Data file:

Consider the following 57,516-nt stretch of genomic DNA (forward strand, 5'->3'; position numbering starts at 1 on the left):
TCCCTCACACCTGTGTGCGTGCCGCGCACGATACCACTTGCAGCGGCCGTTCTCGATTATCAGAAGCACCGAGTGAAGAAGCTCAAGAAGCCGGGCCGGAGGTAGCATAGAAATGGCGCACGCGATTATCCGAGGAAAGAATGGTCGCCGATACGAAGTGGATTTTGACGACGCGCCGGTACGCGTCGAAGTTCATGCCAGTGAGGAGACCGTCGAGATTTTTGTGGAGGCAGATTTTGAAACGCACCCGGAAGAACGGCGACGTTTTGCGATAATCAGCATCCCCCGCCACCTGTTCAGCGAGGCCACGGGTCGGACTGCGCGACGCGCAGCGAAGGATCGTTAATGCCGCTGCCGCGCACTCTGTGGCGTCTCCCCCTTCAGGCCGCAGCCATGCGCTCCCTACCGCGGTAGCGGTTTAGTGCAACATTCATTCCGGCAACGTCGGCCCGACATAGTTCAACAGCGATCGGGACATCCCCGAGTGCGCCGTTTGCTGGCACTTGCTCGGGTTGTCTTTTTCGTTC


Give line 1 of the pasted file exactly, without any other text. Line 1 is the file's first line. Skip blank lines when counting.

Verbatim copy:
Consider the following 57,516-nt stretch of genomic DNA (forward strand, 5'->3'; position numbering starts at 1 on the left):